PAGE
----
A Spanish court on Friday exempted a Swedish mining firm from paying 89 million euros ($98 million) in compensation for the cleaning of a toxic sludge spill that occurred in 1998 at a heavy metals mine in southern Spain.
The court dismissed the lawsuit brought by the regional government of Andalusia, which demanded that the firm Boliden pay the sum for the environmental cleaning operations following the spill at a wastewater reservoir in the Aznalcóllar mine.
The court said there was insufficient evidence to prove that Boliden was legally obliged to pay for the restoration and cleaning work and exonerated it from any environmental responsibility.
The verdict, handed down by a court in the southern city of Seville, can be appealed before Spain’s Supreme Court.
In the trial earlier this month, the Swedish firm said it spent the equivalent of some 600,000 euros back in 1998 in the cleaning.
In 1999, Boliden’s Spanish branch was sentenced to pay the equivalent of 43 million euros by the Spanish Supreme Court. The company avoided the payment by pleading insolvency.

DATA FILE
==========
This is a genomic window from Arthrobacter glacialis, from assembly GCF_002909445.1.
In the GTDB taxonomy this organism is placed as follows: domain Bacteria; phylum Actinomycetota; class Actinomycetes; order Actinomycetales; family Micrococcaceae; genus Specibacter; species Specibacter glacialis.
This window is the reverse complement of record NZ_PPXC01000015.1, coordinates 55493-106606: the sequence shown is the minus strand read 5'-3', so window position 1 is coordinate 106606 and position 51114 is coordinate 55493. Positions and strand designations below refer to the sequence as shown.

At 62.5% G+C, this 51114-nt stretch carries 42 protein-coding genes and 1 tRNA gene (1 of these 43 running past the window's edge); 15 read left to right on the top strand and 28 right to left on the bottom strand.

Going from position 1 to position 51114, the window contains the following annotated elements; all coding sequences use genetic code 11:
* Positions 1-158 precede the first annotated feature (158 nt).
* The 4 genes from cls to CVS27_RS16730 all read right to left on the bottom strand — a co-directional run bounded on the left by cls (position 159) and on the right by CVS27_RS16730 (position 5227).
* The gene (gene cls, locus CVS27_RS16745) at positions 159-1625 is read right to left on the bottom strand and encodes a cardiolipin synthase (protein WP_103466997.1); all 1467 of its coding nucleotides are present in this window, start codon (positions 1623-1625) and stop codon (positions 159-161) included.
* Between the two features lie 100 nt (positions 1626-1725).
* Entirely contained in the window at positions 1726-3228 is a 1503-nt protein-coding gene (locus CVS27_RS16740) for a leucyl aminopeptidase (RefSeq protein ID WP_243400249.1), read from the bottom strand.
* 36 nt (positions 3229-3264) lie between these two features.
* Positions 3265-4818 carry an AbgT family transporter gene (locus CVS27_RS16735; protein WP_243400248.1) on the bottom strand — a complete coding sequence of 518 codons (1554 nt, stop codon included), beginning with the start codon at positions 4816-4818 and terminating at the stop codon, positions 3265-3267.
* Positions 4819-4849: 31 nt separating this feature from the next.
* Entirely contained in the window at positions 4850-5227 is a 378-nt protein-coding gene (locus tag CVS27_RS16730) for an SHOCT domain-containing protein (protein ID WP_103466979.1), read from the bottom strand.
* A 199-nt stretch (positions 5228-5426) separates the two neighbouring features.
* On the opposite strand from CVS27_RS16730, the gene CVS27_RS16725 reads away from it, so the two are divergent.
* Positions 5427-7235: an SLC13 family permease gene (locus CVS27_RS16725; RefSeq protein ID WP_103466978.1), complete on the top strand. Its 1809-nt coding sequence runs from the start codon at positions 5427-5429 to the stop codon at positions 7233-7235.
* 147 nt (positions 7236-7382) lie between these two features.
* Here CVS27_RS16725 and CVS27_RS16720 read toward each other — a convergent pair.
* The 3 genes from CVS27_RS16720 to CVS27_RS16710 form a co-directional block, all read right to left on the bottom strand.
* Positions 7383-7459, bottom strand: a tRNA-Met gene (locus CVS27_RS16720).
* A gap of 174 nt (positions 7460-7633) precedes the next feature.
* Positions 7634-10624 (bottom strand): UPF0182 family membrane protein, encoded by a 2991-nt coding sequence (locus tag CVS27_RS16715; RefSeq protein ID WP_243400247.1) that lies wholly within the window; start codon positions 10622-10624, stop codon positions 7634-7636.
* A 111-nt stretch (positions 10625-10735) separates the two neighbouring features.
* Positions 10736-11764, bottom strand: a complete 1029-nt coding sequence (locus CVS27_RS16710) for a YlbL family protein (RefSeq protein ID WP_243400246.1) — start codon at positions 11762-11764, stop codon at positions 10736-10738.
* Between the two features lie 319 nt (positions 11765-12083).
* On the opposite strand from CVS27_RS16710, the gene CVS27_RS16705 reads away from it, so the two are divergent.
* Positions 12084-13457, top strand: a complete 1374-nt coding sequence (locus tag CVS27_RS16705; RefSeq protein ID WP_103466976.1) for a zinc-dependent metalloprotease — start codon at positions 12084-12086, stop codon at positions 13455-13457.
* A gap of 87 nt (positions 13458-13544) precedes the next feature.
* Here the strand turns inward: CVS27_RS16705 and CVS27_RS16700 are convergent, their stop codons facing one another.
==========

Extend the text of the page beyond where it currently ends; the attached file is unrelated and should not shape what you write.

The Andalusian government took the action against Boliden in April 2022, after six years of unsuccessful negotiations to settle the matter.
On bursting its banks, the reservoir poured an estimated 1.3 billion gallons of acidic liquid into the Guadiamar River in Seville province.
Makeshift dikes kept the liquid and mud from flowing into the nearby Doñana National Park, but a vast area near the mine was inundated with toxic sludge containing traces of zinc, iron and other heavy metals. Thousands of fish and birds were killed.
The mine was closed in 2001 but a Mexican group has recently applied to reopen it.
By volume, the 1998 spill is the second worst toxic spill in Spain after the Prestige oil tanker wreckage off the northwestern coast of Galicia in 2002.
Source: Wral News